13 July 2009

Service users help each other to produce personalised support

My contribution to the Social Care Experts' blog 15 July 2009

The success of personalisation depends on service users helping each other to escape dependency and move to independence

I have often been enthused by exciting articles on personalisation, butthere is seldom mention of the models of long-term support that serviceusers need in order to take advantage. Yet disabled people, keen tosupport their peers, have shown the effectiveness of centres forindependent living in supporting less empowered service users to takecontrol of their lives. I have built, over 12 years, a staff team of disabled people working to help service users to have choice and control over their lives and to participate collectively. This team, Leonard Cheshire Disability service user support, was honoured at the Community Care Excellence Network awards in May. Here are some lessons.

As disabled people, we start with an advantage: service users are willing to trust us. They see us as empowered disabled people living and working in the community.

We started as a three-year Lottery-funded training project for service users, to enable them to become more assertive and able to participate. The first courses were based on the social model of disability and the principles of independent living. Soon, those who had attended the training asked to meet again to boost their new feelings of empowerment.

We employed disabled development workers to enable this; they were able to help service users develop their own association and to support them in effective participation – for example by inviting a senior manager to their meetings to raise issues of concern.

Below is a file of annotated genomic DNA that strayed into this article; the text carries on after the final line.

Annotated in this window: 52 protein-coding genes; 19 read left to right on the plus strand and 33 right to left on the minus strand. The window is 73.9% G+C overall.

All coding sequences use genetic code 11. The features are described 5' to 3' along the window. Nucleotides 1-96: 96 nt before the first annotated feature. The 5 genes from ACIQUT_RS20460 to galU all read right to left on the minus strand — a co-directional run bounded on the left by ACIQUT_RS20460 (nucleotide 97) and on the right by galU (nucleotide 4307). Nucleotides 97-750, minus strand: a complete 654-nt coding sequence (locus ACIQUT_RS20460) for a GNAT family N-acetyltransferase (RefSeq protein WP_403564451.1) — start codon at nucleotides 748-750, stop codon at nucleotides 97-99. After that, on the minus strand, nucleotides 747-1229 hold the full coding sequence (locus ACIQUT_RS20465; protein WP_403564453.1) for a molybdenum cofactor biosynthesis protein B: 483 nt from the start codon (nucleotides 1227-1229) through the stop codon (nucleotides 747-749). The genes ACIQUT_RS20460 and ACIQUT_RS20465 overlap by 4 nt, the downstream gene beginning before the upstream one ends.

Service users identified that some others (mainly in residential services) were still excluded. Three years later a further Lottery application enabled us to employ 10 more disabled people as mentors; working one-to-one with service users, identifying their goals and working towards them. Service users were finally able to gain holistic support for their individual and group empowerment.

Developing this process was neither easy nor cheap – but for many service users, every small step towards independent living is a giant leap. To be truly ready for the opportunities that personalisation offers, hard-to-reach service users need the continued support of their more-experienced peers. Only in this way can they value living day-to-day with personal choice and control.

As one service user wrote after completing her training course: “Every time I see a cabbage it reminds me that I could still have been in the cabbage patch myself, if I hadn’t been persuaded that there was a life for me outside.”

Clare Evans is a disabled social worker who heads the service user support team at Leonard Cheshire Disability